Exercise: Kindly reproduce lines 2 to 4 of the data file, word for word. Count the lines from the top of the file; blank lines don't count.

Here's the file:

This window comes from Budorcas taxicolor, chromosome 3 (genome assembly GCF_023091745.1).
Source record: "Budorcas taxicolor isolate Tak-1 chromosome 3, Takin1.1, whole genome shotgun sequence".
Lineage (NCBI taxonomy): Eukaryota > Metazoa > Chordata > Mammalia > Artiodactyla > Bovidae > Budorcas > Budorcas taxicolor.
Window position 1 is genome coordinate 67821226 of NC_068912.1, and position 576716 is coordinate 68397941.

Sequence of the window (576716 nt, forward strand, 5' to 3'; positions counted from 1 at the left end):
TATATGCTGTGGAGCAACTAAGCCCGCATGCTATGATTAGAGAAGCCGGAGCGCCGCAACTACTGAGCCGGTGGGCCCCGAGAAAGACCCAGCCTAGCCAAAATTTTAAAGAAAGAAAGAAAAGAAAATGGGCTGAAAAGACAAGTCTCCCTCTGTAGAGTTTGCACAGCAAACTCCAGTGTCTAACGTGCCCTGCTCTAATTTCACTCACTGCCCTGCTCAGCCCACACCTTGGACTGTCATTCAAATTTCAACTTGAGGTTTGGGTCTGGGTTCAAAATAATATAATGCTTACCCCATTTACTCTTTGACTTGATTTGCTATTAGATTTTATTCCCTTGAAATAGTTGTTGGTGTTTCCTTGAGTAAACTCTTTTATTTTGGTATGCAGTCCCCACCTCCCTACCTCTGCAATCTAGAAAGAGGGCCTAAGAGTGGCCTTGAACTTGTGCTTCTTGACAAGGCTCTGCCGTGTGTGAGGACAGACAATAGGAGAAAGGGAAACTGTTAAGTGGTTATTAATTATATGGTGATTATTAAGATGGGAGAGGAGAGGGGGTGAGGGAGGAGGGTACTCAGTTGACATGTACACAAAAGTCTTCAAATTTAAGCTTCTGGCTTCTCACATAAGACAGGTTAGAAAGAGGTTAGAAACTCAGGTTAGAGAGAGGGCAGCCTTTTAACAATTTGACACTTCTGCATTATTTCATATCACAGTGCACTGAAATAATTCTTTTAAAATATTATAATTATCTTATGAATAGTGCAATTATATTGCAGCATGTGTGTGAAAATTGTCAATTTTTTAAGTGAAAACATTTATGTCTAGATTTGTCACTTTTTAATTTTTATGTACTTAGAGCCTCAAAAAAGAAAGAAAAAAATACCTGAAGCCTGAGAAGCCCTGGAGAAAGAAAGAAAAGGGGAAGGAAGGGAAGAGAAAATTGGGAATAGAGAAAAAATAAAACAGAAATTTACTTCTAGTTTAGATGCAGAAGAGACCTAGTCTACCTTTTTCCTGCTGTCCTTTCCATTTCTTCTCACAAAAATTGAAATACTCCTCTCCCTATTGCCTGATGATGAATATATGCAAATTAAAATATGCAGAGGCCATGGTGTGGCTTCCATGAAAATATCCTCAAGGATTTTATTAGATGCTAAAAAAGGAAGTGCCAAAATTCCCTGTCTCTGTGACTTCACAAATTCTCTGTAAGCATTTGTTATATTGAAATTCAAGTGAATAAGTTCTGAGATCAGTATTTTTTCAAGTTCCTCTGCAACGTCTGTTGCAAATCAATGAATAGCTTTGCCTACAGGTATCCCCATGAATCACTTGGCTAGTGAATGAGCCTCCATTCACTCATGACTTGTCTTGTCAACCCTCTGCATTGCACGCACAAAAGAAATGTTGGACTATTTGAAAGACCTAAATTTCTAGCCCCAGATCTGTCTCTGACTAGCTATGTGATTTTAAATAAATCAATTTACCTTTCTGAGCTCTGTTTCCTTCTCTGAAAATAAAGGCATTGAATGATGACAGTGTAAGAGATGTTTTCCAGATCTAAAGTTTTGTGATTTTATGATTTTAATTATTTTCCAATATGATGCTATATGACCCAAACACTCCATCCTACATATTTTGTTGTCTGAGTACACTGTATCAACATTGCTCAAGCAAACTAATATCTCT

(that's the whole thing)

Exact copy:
Source record: "Budorcas taxicolor isolate Tak-1 chromosome 3, Takin1.1, whole genome shotgun sequence".
Lineage (NCBI taxonomy): Eukaryota > Metazoa > Chordata > Mammalia > Artiodactyla > Bovidae > Budorcas > Budorcas taxicolor.
Window position 1 is genome coordinate 67821226 of NC_068912.1, and position 576716 is coordinate 68397941.